Ashland Women’s Health is also dedicated to providing informative and professional breastfeeding content on our blog, too. Through The Lactation Network, we have a number of IBCLCs supporting us in our endeavor to make breastfeeding support the standard of care.


How do I use my breast pump?


We recommend you visit the Ashland Women’s Health website to watch several product videos. The manufacturer sites all have how-to videos and YouTube is your friend in this instance.  Many hospitals and birth centers also provide pump assistance during your recovery process. And, if you have any questions, ask!


What happens if my pump somehow malfunctions once I start using it?


This is not a frequent issue, but when it happens, moms usually reach out to us first, and we are happy to help! The first step is to call the manufacturer for some over-the-phone troubleshooting. After that point, the manufacturer will likely send a replacement product.

Because we are moms, and our patients are moms, we know that their need to replace the pump is urgent. (For example, they are an exclusive pumper, or they are leaving for a business trip the next day.) That’s why we will always stop what we are doing until they have a replacement product in hand or a clear plan in place.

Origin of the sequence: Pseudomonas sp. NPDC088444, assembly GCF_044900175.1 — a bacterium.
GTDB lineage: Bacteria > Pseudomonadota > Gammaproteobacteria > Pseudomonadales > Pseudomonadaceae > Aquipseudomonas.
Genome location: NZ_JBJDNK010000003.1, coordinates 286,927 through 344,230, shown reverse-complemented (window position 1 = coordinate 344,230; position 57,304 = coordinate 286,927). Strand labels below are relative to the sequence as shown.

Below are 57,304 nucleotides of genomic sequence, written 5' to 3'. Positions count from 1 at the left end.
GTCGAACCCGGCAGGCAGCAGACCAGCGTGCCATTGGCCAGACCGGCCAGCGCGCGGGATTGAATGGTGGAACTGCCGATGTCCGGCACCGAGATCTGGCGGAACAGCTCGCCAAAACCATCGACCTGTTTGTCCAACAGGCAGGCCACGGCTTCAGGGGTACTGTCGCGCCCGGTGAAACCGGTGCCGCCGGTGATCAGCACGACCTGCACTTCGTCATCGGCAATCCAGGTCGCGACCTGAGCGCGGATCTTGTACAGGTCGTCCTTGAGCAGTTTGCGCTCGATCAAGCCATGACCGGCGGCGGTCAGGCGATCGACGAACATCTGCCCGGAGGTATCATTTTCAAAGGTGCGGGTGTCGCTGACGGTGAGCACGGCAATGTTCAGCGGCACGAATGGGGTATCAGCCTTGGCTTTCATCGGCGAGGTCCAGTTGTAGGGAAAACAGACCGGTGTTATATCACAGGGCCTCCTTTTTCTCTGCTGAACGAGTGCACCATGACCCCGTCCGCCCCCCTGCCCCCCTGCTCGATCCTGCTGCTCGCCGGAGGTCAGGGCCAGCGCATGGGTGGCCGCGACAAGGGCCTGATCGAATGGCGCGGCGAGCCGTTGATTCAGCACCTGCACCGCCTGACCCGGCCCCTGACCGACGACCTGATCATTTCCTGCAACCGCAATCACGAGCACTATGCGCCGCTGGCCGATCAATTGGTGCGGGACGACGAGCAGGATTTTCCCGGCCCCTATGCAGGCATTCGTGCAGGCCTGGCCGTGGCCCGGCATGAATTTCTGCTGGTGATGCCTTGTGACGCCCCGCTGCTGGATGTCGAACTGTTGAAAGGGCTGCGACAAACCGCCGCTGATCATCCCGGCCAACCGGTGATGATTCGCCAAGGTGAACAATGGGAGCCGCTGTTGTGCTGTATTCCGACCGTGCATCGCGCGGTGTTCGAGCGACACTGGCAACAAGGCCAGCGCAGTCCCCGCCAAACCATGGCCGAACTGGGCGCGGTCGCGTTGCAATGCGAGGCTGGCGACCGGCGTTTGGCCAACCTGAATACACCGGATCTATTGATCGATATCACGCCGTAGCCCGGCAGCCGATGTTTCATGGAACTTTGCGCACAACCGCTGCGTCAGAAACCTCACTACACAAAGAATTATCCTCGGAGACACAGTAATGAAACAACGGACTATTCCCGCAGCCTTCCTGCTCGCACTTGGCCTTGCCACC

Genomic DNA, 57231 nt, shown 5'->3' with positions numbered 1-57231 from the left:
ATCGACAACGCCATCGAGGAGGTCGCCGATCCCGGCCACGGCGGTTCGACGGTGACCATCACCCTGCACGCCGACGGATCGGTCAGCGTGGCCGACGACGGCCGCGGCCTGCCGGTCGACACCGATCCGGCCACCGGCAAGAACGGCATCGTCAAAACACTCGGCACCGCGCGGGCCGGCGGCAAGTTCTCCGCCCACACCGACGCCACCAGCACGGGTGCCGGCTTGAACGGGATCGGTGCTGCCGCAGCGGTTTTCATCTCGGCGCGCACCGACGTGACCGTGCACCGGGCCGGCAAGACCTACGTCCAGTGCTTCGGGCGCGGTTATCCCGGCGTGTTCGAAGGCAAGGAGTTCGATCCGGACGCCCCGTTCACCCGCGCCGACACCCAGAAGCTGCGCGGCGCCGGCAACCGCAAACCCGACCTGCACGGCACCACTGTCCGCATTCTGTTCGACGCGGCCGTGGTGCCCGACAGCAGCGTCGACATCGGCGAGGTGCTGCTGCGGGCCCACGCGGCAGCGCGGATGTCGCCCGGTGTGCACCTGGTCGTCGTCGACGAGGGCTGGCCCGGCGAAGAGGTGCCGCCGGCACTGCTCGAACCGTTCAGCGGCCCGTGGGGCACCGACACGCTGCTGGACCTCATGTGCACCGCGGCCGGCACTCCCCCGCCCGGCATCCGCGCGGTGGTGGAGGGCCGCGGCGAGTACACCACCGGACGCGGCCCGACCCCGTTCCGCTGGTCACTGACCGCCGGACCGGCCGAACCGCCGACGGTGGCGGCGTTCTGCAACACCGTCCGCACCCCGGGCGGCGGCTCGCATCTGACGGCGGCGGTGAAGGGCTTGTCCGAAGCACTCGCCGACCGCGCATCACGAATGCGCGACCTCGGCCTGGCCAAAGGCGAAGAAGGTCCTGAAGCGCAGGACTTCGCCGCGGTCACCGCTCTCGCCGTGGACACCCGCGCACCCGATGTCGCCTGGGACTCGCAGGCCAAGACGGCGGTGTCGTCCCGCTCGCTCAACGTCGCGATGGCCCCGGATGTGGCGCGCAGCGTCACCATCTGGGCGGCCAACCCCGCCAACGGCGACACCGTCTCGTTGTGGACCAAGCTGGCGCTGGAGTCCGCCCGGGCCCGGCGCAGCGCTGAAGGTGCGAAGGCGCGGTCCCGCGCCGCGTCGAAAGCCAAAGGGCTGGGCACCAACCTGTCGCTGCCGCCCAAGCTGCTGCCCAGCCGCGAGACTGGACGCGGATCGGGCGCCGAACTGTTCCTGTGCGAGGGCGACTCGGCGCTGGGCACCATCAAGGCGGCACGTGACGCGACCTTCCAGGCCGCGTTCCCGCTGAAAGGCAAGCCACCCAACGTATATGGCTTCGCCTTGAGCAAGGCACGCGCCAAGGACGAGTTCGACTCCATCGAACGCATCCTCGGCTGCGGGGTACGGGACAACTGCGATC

Can I get a new pump with my next baby?


Yes, you are able to get a new pump with your next baby. Manufacturer warranties are typically one year. There are a couple of exceptions which allow a new pump every 36 months and one plan that restricts the mom to every five years, but these are the anomaly, so don’t worry. It is best to check with us, so that we can confirm your plan and benefits.